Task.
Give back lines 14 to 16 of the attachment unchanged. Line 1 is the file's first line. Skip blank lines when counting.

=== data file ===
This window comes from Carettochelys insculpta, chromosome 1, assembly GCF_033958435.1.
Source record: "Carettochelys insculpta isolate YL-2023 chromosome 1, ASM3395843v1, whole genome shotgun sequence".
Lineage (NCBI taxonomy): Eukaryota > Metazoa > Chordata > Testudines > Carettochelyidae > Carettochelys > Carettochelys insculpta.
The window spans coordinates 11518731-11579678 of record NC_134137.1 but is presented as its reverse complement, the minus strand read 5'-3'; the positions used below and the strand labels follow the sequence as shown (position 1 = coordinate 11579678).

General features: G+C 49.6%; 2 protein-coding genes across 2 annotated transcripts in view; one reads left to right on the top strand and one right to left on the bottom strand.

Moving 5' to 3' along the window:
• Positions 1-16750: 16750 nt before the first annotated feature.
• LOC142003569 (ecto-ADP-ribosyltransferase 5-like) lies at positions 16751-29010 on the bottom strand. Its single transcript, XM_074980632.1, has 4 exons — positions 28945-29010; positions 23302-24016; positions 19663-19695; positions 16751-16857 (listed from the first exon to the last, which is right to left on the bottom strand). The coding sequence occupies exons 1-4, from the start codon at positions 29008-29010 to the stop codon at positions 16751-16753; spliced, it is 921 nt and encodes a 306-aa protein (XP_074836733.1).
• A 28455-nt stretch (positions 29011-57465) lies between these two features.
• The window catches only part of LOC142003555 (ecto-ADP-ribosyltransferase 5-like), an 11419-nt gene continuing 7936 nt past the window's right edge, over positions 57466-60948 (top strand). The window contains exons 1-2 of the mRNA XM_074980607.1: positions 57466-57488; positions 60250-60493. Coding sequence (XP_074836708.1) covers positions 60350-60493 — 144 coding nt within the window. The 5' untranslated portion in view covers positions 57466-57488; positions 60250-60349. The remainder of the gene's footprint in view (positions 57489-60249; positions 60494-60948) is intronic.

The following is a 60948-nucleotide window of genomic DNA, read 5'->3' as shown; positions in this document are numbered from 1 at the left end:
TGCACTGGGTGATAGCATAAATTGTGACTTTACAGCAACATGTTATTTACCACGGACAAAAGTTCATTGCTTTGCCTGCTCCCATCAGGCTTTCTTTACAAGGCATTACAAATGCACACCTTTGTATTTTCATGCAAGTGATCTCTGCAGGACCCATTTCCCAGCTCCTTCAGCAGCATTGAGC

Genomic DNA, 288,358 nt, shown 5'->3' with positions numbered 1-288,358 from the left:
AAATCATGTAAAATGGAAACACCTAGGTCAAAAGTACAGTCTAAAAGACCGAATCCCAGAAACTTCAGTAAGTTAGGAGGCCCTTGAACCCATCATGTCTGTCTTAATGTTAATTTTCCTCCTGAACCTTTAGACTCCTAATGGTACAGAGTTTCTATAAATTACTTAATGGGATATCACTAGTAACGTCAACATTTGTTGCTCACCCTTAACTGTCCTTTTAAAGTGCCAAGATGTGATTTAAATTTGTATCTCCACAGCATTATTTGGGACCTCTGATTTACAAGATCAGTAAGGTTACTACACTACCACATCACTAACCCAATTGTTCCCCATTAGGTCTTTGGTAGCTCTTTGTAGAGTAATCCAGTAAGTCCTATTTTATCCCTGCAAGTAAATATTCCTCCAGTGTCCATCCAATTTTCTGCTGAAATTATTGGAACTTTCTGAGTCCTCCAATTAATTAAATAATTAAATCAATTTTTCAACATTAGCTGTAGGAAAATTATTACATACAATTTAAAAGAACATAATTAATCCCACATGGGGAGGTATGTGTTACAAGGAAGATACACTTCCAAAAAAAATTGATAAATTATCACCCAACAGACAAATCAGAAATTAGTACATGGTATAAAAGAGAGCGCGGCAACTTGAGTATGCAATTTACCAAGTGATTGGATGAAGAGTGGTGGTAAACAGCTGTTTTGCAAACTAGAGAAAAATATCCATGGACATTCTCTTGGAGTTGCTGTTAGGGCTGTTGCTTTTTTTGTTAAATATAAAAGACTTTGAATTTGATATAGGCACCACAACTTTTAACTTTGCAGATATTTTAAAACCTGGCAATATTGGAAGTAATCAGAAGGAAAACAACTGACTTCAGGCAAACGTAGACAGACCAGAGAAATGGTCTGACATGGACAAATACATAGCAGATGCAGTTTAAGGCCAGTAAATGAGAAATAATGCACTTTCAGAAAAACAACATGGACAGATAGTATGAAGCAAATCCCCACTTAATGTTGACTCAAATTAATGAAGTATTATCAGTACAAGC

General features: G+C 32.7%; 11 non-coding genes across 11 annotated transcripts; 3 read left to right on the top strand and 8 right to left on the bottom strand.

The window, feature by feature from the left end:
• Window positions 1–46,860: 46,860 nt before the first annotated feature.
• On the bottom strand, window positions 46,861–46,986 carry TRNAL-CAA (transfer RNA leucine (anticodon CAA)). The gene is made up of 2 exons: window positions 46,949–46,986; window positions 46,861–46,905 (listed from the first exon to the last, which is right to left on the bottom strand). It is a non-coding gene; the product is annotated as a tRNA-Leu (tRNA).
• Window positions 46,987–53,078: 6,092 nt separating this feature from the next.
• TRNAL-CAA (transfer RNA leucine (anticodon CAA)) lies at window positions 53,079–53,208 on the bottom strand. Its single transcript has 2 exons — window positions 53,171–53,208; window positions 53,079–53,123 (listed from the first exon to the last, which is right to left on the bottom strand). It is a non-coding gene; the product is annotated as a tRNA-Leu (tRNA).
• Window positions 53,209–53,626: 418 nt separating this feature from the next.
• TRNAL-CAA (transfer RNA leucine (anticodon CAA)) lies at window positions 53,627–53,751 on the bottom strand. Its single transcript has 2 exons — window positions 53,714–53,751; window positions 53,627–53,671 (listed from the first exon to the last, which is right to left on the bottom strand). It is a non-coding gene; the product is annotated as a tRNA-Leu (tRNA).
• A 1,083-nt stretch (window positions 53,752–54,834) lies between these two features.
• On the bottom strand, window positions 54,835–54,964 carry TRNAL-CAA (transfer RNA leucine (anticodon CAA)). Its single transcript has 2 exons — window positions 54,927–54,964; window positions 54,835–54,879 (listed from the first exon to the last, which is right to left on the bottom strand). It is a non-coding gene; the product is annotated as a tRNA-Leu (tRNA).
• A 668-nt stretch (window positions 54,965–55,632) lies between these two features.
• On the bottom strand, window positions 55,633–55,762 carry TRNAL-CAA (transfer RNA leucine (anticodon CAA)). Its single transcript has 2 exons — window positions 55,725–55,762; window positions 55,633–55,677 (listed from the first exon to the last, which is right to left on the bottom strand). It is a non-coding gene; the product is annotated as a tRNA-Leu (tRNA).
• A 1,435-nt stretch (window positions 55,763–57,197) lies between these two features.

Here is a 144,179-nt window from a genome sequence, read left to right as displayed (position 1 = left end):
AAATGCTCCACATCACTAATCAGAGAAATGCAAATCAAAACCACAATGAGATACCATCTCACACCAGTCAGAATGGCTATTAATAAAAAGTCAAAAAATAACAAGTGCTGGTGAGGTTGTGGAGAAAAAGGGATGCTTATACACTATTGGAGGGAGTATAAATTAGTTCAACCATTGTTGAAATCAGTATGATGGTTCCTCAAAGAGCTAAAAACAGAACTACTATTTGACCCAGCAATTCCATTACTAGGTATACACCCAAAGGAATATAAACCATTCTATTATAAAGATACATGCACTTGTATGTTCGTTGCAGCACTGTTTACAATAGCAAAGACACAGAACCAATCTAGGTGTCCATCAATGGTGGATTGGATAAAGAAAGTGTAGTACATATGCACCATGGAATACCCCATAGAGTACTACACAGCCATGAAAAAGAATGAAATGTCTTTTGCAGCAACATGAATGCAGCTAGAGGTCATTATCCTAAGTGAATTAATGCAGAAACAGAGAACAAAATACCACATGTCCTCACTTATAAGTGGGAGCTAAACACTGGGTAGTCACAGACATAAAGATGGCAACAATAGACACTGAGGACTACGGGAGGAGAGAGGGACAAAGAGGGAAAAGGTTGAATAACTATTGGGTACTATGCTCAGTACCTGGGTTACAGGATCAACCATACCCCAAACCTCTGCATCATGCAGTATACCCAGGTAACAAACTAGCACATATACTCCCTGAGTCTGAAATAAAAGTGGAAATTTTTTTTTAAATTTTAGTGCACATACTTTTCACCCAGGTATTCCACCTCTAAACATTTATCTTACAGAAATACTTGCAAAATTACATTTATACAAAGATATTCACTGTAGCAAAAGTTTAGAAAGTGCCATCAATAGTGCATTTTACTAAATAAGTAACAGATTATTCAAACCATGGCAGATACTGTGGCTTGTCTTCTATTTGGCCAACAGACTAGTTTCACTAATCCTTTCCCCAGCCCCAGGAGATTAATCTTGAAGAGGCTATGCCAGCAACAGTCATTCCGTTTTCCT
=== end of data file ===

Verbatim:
AAATCATGTAAAATGGAAACACCTAGGTCAAAAGTACAGTCTAAAAGACCGAATCCCAGAAACTTCAGTAAGTTAGGAGGCCCTTGAACCCATCATGTCTGTCTTAATGTTAATTTTCCTCCTGAACCTTTAGACTCCTAATGGTACAGAGTTTCTATAAATTACTTAATGGGATATCACTAGTAACGTCAACATTTGTTGCTCACCCTTAACTGTCCTTTTAAAGTGCCAAGATGTGATTTAAATTTGTATCTCCACAGCATTATTTGGGACCTCTGATTTACAAGATCAGTAAGGTTACTACACTACCACATCACTAACCCAATTGTTCCCCATTAGGTCTTTGGTAGCTCTTTGTAGAGTAATCCAGTAAGTCCTATTTTATCCCTGCAAGTAAATATTCCTCCAGTGTCCATCCAATTTTCTGCTGAAATTATTGGAACTTTCTGAGTCCTCCAATTAATTAAATAATTAAATCAATTTTTCAACATTAGCTGTAGGAAAATTATTACATACAATTTAAAAGAACATAATTAATCCCACATGGGGAGGTATGTGTTACAAGGAAGATACACTTCCAAAAAAAATTGATAAATTATCACCCAACAGACAAATCAGAAATTAGTACATGGTATAAAAGAGAGCGCGGCAACTTGAGTATGCAATTTACCAAGTGATTGGATGAAGAGTGGTGGTAAACAGCTGTTTTGCAAACTAGAGAAAAATATCCATGGACATTCTCTTGGAGTTGCTGTTAGGGCTGTTGCTTTTTTTGTTAAATATAAAAGACTTTGAATTTGATATAGGCACCACAACTTTTAACTTTGCAGATATTTTAAAACCTGGCAATATTGGAAGTAATCAGAAGGAAAACAACTGACTTCAGGCAAACGTAGACAGACCAGAGAAATGGTCTGACATGGACAAATACATAGCAGATGCAGTTTAAGGCCAGTAAATGAGAAATAATGCACTTTCAGAAAAACAACATGGACAGATAGTATGAAGCAAATCCCCACTTAATGTTGACTCAAATTAATGAAGTATTATCAGTACAAGC

General features: G+C 32.7%; 11 non-coding genes across 11 annotated transcripts; 3 read left to right on the top strand and 8 right to left on the bottom strand.

The window, feature by feature from the left end: